I was an avid supporter of President Obama in 2008 and was impressed by his pledge to become a unifier reaching across partisan and ideological lines to address issues crossing those lines. In office, however, he immediately became a highly partisan operator, framing legslation on a one-party basis and demonizing opponents when gridlock
    ensued. His politics led to the loss in 2010 of 63 House Democratic seats and, thus, control of the policy agenda. I had expected that in
    2011 he would shift, as President Clinton did in 1995 following a similar loss of House control, to a more bipartisan strategy. Anything undertaken on another basis, from that time forward, was doomed to failure. But Obama continued on his highly partisan, polarizing path. The result of such a strategy can be seen in the looming "sequestration" crisis at year's end. If the measures scheduled to take place Dec. 31 indeed take place, we'll lose up to 2 percnet in GDP in 2013 and fall back into recession. What was Obama thinking? Maybe that 2008 promises should mean nothing in 2009 or that politics should be conducted in an on-the-attack style, regardles of the surrounding environment. Hard to tell. Actions have consequences and I fear we'll feel them in our economy quite soon.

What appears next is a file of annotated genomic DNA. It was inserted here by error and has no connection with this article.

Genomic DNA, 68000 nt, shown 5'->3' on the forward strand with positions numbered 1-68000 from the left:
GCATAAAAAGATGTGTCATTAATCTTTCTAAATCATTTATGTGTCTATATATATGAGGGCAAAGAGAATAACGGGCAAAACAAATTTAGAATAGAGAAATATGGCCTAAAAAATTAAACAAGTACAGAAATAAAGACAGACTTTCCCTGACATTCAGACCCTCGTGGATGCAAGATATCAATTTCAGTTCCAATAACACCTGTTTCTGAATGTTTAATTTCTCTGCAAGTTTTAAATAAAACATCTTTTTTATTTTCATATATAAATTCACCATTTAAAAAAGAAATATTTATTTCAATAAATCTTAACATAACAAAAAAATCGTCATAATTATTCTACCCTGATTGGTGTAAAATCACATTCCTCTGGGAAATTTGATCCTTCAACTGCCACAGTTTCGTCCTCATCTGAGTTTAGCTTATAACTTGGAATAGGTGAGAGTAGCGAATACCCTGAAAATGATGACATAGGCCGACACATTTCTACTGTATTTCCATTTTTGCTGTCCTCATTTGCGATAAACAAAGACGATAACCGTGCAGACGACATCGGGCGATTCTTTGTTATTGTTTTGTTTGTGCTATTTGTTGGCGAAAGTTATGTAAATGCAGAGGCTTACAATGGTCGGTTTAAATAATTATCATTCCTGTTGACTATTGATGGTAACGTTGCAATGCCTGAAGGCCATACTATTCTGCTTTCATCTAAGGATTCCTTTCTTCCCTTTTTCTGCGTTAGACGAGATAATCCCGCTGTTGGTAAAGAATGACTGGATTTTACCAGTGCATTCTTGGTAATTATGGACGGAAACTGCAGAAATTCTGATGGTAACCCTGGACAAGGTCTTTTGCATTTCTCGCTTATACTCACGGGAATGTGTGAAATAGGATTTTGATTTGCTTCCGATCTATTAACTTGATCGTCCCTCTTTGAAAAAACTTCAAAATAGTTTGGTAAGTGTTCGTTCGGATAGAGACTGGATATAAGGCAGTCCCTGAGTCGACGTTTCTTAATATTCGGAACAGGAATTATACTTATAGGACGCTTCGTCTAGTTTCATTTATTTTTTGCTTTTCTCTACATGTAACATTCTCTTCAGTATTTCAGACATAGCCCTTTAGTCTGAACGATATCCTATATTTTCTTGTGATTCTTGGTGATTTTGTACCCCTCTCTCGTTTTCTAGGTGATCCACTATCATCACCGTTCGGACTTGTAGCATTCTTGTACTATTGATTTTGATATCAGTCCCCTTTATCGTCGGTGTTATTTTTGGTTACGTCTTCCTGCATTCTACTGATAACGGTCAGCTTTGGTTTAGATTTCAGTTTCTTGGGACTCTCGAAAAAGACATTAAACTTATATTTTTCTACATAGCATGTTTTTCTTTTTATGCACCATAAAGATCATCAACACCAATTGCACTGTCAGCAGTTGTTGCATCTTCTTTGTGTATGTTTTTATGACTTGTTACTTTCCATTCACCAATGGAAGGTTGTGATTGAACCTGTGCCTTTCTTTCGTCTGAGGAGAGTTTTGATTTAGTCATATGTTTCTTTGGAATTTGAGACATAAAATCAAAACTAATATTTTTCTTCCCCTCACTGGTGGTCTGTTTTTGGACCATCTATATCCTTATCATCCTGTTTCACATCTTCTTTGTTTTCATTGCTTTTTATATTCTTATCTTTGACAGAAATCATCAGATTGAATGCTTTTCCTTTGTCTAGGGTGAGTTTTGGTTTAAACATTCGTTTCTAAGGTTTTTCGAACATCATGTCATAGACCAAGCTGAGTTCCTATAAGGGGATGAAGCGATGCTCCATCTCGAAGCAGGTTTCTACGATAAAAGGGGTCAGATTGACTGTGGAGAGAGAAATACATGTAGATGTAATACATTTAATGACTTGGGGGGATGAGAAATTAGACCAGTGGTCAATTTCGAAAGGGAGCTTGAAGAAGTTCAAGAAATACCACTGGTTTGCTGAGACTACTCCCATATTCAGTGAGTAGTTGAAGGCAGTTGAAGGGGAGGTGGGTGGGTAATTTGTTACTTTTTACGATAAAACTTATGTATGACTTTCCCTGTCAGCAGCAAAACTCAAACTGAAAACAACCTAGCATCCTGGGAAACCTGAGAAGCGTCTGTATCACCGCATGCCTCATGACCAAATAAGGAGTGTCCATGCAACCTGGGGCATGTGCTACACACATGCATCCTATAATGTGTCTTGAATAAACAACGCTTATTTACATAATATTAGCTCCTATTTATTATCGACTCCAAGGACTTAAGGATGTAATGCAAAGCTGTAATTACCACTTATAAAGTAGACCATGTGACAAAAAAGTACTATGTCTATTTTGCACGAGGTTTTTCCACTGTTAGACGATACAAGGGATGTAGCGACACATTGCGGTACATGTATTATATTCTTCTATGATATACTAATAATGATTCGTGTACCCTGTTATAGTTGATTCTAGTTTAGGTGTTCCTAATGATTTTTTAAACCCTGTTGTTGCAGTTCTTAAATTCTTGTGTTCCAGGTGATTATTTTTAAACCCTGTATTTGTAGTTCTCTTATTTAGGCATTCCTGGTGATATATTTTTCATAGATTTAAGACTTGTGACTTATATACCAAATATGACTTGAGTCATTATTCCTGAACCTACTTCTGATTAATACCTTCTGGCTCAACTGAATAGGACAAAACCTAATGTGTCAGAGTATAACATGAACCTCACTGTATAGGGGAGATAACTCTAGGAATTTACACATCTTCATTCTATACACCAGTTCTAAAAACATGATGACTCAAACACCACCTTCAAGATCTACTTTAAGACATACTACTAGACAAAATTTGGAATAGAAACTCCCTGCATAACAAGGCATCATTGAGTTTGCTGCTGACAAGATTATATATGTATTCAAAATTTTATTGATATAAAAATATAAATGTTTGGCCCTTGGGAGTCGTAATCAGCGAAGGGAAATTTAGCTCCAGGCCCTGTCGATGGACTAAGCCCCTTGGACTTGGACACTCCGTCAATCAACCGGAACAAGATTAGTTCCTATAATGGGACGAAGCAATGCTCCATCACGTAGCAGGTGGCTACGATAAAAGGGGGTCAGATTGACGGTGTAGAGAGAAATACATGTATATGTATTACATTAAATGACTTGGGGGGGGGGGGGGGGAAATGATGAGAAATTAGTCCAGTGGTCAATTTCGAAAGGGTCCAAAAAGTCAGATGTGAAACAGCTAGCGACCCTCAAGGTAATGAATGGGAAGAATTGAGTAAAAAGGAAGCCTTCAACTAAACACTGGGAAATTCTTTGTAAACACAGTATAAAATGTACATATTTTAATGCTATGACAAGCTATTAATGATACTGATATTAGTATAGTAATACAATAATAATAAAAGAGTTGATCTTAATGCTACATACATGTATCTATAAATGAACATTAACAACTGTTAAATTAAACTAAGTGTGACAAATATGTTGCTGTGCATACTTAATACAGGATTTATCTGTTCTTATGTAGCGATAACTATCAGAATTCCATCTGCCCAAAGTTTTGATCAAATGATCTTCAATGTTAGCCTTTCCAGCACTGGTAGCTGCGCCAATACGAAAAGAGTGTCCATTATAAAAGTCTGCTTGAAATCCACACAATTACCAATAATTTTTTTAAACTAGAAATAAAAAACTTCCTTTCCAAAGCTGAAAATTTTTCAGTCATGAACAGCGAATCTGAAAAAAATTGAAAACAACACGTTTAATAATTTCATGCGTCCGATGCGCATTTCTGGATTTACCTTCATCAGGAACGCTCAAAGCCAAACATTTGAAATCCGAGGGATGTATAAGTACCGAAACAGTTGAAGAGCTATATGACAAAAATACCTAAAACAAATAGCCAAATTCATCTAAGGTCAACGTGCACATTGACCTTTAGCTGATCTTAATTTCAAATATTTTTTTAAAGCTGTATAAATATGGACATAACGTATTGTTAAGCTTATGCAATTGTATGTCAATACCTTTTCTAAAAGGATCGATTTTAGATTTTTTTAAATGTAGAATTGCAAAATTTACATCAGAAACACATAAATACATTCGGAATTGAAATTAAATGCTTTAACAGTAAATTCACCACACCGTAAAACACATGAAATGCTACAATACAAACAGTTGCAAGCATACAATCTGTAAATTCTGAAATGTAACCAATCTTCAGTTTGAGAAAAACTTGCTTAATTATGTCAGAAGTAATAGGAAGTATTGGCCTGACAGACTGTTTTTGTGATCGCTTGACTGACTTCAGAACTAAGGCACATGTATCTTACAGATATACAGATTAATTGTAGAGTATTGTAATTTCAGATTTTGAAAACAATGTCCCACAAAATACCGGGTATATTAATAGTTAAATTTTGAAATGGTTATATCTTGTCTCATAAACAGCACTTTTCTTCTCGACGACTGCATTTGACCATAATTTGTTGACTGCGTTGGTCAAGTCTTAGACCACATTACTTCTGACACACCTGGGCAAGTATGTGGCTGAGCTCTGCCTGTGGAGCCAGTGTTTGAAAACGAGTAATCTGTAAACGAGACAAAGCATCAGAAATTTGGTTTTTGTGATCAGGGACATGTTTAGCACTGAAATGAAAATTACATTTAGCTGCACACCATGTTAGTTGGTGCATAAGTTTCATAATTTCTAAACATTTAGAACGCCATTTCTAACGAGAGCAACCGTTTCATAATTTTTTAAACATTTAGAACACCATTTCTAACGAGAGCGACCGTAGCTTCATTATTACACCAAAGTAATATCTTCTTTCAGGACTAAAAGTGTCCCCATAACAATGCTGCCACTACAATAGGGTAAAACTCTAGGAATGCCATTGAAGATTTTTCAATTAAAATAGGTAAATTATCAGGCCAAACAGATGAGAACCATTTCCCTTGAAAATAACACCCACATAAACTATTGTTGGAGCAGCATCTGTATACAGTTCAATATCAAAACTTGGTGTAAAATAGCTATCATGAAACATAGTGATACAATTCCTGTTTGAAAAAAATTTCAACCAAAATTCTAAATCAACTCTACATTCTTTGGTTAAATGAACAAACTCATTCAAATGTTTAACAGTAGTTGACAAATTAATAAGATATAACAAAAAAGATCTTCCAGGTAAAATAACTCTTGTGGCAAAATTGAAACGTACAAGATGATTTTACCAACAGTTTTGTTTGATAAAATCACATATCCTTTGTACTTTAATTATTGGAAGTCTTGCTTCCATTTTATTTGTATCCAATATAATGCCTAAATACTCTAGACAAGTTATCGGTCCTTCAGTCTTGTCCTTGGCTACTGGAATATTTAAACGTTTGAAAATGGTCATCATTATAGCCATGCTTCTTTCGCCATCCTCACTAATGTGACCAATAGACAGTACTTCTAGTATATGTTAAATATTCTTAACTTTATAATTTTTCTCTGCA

Does that mean I have written off Obama or hate him? Nope. He's now had four years in the presidency. He is intelligent. He no doubt has learned from his mistakes. My own experience has shown that federal initiatives are important to the country's domestic well being. Economic growth and jobs principally flow from the private-sector. But it is government's job to provide a framework in which that growth can take place---and in which those at the bottom can be lifted and/or sustained. So I am quite wary of political appeals which are dismissive of a government role or which believe a survival-of-the-fittest approach will serve the greater good. (Not that Romney himelf holds the latter view but certainly many in his party do). I have been wary, too, of Romney's relative inexperience in foreign affairs and his posture, until now, as mentioned above, as a kind of John McCain clone. His debate performance Monday night would have us believe that, now, McCain/Hyde has been banished and Romney/Jekyll has been unbound. His foreign-policy advisers are mainly hard liners and I suspect some of them were annoyed by their candidate's message change Monday night. What would Romney's foreign/national security emphases be, if elected, beyond an attempt to increase defense capabilities? Hard to tell.